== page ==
Every week, 17-year-old Aaron Seligson and his martial arts teammates at Kick Connection on Ritchie Highway in Pasadena spend at least seven hours jogging and hitting a punching bag as they prepare to defend the world title they won in 1994.The group will travel to Los Angeles in June for the Third World Arnis Tournament, held every two years."We're going to try to win and keep the title," said Aaron, a senior at Broadneck High School. "We'll do our best to hold the title as long as possible."
NEWS
By Matthew Hay Brown, The Baltimore Sun | July 31, 2013
The general who led the Pentagon's review of the largest leak of classified documents in U.S. history told a military judge Wednesday that their publication revealed tactics, strained relations with some allies and caused some Afghans to stop cooperating with Americans. But so far as he knows, retired Brig. Gen. Robert Carr said, no one who was named in the reports was killed as a result of the leak. Carr, the former director of the Defense Counterintelligence and Human Intelligence Center at the Defense Intelligence Agency, was the first witness called by prosecutors in the sentencing phase of the court-martial of Army Pfc. Bradley E. Manning.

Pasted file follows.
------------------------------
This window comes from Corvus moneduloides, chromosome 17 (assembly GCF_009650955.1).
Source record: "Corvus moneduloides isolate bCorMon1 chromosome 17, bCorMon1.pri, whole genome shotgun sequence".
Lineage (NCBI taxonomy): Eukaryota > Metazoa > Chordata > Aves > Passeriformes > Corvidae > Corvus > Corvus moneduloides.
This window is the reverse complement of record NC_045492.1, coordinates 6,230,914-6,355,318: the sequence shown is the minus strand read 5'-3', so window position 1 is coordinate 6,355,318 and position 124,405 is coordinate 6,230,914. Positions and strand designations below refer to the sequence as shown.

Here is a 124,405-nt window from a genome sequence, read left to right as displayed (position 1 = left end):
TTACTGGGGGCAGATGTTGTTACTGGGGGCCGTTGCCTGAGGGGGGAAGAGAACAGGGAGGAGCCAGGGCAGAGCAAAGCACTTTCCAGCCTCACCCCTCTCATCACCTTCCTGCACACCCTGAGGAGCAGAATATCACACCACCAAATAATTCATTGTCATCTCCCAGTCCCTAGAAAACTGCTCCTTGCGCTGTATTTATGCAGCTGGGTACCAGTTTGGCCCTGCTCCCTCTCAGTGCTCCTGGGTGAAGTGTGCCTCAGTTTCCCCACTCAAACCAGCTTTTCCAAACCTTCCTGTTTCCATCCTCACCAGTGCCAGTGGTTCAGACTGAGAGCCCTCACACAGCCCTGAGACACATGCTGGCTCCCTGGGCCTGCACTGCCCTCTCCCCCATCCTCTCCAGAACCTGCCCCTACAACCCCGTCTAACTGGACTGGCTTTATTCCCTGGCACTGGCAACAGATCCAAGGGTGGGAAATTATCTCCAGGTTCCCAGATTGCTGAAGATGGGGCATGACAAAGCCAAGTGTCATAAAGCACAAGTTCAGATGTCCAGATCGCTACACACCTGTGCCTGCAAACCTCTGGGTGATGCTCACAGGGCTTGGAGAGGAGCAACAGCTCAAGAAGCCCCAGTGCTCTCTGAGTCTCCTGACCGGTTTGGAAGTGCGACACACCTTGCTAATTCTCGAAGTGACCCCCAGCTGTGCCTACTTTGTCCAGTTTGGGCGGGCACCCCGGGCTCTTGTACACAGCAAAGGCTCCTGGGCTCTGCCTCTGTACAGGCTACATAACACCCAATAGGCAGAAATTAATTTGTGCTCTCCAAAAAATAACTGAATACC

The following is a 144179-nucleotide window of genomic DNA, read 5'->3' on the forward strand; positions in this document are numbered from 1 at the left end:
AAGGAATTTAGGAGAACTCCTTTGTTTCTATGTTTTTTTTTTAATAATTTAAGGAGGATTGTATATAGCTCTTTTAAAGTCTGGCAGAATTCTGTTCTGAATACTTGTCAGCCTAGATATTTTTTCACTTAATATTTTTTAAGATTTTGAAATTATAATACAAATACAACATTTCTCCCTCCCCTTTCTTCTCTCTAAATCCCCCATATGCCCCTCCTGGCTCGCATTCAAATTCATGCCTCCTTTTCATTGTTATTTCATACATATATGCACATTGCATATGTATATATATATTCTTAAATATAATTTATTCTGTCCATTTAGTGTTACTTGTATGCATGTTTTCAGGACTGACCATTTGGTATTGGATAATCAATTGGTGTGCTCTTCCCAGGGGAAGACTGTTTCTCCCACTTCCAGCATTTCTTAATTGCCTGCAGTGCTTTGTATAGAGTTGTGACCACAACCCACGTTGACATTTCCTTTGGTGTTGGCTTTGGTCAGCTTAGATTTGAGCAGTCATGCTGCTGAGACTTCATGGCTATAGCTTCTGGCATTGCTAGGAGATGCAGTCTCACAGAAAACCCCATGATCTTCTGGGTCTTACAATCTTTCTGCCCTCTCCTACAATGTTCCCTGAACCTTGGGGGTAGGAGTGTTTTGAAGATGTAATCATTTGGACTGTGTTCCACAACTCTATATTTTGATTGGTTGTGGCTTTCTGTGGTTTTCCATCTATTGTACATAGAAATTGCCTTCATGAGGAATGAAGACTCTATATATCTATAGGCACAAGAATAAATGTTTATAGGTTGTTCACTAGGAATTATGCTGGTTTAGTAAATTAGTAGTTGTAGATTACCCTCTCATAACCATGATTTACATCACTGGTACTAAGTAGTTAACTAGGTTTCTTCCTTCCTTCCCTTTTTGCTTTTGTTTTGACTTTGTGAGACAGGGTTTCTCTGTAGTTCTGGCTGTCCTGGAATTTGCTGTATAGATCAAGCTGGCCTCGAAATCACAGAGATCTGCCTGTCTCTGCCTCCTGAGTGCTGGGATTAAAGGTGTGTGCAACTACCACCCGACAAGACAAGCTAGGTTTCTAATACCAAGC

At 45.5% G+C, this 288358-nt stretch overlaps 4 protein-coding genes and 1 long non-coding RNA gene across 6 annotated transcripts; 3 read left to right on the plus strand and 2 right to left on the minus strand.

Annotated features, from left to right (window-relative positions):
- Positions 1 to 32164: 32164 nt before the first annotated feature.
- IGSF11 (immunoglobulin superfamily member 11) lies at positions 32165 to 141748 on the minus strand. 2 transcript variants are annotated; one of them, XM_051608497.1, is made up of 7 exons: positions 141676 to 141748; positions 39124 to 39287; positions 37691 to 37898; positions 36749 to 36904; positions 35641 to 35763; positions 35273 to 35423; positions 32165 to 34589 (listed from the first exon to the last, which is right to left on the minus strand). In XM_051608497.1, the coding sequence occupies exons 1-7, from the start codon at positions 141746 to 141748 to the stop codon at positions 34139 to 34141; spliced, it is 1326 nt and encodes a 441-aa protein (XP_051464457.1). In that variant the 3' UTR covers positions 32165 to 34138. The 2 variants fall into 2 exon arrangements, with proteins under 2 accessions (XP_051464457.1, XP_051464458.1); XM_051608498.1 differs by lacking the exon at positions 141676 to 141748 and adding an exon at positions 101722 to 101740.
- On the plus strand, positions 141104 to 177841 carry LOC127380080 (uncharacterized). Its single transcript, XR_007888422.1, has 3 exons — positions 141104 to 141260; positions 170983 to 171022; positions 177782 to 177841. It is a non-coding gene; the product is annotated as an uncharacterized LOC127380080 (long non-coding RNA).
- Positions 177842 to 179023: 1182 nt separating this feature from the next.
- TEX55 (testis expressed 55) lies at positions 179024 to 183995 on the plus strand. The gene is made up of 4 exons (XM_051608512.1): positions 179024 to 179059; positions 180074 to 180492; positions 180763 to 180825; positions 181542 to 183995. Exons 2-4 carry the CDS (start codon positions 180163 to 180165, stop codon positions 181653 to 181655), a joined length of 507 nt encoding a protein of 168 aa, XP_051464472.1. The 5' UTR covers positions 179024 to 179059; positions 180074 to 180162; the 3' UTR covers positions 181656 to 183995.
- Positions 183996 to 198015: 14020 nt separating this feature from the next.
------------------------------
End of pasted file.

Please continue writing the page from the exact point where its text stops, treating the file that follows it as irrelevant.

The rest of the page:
NEWS
By Matthew Hay Brown, The Baltimore Sun | June 10, 2013
A young man comes to Maryland, takes some community college classes, uses his computer skills to get a job in which he gains a security clearance. Still in his 20s, he finds information about government activity that troubles him. He decides to share it with the world. In its broad outlines, the case of Edward Snowden, the 29-year-old intelligence contractor who last week revealed the existence of two top secret National Security Agency eavesdropping programs, hews closely to the contours set by Army Pfc. Bradley Manning, the 25-year-old soldier now being court-martialed at Fort Meade for releasing hundreds of thousands of classified documents.